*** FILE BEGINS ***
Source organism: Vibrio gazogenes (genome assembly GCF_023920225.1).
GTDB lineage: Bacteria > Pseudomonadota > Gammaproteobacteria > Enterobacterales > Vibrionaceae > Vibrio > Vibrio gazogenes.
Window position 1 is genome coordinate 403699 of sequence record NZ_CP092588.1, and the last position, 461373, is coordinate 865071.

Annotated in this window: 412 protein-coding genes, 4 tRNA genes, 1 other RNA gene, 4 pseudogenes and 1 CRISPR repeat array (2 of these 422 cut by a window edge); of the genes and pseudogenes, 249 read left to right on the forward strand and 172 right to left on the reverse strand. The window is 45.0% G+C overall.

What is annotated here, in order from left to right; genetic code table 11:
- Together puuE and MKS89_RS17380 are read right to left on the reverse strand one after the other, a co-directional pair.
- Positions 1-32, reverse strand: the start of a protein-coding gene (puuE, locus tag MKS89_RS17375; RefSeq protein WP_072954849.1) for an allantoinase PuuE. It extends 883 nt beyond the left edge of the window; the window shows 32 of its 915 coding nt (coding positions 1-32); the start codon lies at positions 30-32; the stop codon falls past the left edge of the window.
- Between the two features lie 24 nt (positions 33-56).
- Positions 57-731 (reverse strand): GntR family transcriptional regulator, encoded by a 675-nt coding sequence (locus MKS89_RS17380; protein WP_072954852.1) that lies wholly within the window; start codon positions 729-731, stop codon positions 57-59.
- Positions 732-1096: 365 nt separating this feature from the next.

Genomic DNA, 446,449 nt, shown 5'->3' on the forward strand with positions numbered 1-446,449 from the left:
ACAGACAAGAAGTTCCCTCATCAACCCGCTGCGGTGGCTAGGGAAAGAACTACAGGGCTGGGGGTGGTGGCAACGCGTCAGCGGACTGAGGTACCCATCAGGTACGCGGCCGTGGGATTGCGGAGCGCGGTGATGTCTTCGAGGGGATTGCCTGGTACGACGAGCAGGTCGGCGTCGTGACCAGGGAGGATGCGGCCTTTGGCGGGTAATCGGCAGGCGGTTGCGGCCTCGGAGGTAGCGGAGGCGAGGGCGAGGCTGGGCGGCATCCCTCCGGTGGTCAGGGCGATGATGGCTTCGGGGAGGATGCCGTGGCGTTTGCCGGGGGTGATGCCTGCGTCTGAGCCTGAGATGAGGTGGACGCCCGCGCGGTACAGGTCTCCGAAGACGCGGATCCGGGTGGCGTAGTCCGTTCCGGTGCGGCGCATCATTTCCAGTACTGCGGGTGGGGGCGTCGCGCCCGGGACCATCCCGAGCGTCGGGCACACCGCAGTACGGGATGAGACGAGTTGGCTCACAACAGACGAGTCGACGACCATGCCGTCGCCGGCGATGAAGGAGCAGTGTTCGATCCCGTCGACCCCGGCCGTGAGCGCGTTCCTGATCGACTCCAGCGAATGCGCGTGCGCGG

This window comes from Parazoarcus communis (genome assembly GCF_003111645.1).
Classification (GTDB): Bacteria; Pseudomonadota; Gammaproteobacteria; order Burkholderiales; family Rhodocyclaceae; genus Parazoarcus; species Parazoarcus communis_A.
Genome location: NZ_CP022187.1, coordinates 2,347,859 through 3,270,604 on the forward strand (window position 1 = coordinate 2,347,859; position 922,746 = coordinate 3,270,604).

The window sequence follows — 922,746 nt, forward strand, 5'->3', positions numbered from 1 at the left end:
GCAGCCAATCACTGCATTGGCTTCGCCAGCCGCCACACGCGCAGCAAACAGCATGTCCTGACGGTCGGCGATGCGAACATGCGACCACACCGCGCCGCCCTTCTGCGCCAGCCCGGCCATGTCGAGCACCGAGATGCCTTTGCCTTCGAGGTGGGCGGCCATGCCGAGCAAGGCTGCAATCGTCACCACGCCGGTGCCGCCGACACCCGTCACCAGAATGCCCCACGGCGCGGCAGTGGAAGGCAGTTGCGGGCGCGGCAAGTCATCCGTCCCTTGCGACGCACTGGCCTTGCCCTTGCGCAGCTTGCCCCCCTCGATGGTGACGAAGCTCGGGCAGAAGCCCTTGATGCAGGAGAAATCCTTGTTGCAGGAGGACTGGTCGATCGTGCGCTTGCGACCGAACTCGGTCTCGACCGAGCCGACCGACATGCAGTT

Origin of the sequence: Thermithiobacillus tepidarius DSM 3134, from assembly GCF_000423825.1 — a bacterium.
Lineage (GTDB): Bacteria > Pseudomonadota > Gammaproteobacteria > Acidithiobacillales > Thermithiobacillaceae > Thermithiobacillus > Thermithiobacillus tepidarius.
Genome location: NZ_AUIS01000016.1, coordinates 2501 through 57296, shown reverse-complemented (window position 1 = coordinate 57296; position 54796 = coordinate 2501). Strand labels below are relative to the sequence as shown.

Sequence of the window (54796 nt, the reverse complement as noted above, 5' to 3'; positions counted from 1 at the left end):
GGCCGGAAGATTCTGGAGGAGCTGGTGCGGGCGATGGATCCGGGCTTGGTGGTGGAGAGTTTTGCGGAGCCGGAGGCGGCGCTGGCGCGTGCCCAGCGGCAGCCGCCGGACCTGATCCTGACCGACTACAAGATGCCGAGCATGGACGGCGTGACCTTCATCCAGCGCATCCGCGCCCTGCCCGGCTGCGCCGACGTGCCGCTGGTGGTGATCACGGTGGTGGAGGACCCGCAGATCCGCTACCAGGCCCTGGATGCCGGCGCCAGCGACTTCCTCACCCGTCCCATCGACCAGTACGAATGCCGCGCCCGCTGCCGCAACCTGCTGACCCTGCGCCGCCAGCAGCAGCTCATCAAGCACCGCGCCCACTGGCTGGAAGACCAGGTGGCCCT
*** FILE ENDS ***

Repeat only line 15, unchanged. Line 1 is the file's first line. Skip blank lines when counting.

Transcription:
Genome location: NZ_CP022187.1, coordinates 2,347,859 through 3,270,604 on the forward strand (window position 1 = coordinate 2,347,859; position 922,746 = coordinate 3,270,604).